“There are beds closing at the Sturgeon Hospital due to nursing shortages on one of our in-patient units,” Shima said. “That isn’t normal here.”
In a July 6 statement, Finance Minister Travis Toews commended the “invaluable role” nurses have played in the COVID-19 pandemic but noted Alberta needs to get its finances back on track.
“On average, Alberta nurses make 5.6 per cent more than in other comparator provinces. This costs Alberta approximately $141 million per year at a time when our finances are already stretched,” he said.
“The need to bring wages in line with other large provinces does not diminish our deep respect for the exceptional work and dedication of public sector workers.
“It is simply reflective of our fiscal reality and one that many sectors in the province have experienced.”
Premier Jason Kenney said July 12 that the province will reallocate saved dollars directly to patient care.
“Any dollar that we save in collection bargaining negotiations — or for that matter, in a new agreement with the medical association — 100 per cent of those savings would be kept in the health system to improve patient care.”
Pollster Janet Brown said timing is everything for the UCP and how it tackles tough budget issues.
“It seems harsh that the government is going after nurses in the middle of a pandemic. It’s the middle of a pandemic but it’s also the dog days of summer,” she said Monday.
“This is maybe a good time to take on a hard issue — when the public is preoccupied.”
A three-per cent pay cut is the starting point of negotiations, she said.
“They know that it’s going to upset union leaders. They’re probably going to enjoy watching union leaders get upset about it.”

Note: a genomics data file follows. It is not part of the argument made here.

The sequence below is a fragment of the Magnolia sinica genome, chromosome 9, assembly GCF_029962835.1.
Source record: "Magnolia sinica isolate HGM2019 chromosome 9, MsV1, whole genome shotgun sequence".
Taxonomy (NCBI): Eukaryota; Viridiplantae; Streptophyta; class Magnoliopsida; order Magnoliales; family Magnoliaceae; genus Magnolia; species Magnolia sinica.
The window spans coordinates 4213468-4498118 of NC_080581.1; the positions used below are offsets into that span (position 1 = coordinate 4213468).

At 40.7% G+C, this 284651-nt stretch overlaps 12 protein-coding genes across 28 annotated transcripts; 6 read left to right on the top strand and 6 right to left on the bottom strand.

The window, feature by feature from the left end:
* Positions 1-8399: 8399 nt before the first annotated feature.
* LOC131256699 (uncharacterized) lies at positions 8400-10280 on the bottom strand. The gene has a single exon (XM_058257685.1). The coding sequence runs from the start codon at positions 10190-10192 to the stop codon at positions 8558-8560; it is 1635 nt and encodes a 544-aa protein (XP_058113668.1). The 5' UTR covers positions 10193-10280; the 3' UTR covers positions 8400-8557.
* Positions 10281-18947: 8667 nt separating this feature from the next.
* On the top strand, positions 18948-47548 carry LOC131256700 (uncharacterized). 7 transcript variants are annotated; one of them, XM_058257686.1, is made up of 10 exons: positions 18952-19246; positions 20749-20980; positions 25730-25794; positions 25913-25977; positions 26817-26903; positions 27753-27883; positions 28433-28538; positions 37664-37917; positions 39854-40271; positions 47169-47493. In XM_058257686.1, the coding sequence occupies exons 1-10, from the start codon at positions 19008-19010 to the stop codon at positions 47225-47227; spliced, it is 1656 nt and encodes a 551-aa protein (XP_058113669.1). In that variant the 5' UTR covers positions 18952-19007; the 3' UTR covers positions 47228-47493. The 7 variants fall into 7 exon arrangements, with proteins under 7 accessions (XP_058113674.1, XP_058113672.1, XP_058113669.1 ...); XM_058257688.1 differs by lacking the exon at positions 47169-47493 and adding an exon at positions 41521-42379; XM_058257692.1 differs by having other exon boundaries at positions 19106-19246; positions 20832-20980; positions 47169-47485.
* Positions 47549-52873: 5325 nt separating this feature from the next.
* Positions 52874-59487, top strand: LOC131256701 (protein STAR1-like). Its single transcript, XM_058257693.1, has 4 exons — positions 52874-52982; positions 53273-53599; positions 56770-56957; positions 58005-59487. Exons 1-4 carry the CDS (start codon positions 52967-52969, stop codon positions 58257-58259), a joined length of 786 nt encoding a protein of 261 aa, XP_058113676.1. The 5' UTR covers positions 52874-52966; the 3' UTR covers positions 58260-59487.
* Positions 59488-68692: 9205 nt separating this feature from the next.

Brown thinks the UCP may sometimes intentionally bait unions, hoping to spark aggressive responses.
“The public really doesn’t like the idea of militant unions,” she said. “I think sometimes the provincial government sees it as a smart tactic to stir up the unions, let some of the more militant people in the unions look unreasonable and the government can maybe have a victory there.”
The labour negotiations with nurses will eventually lead to arbitration, Brown said.
“The likely outcome is a pay freeze. And a pay freeze will probably sound fair to most Albertans.
“When we ask people about public sector salaries — particularly nurses’ salaries — Albertans are reluctant to say nurses are overpaid. Most people think that nurses are fairly paid.
“But at the same time, the province has been talking a lot about the fact that our salaries are higher than other comparable provinces and they need to get spending down, so Albertans are hearing all of those messages,” Brown added.
“I think the nurses are wise to be doing their own campaign about their own issues because nurses’ issues go beyond just money.
“The government’s got this lens towards getting a deal in place with the nurses before the next election. And they’ve got to play their cards so that they will ultimately get the best deal they can get.”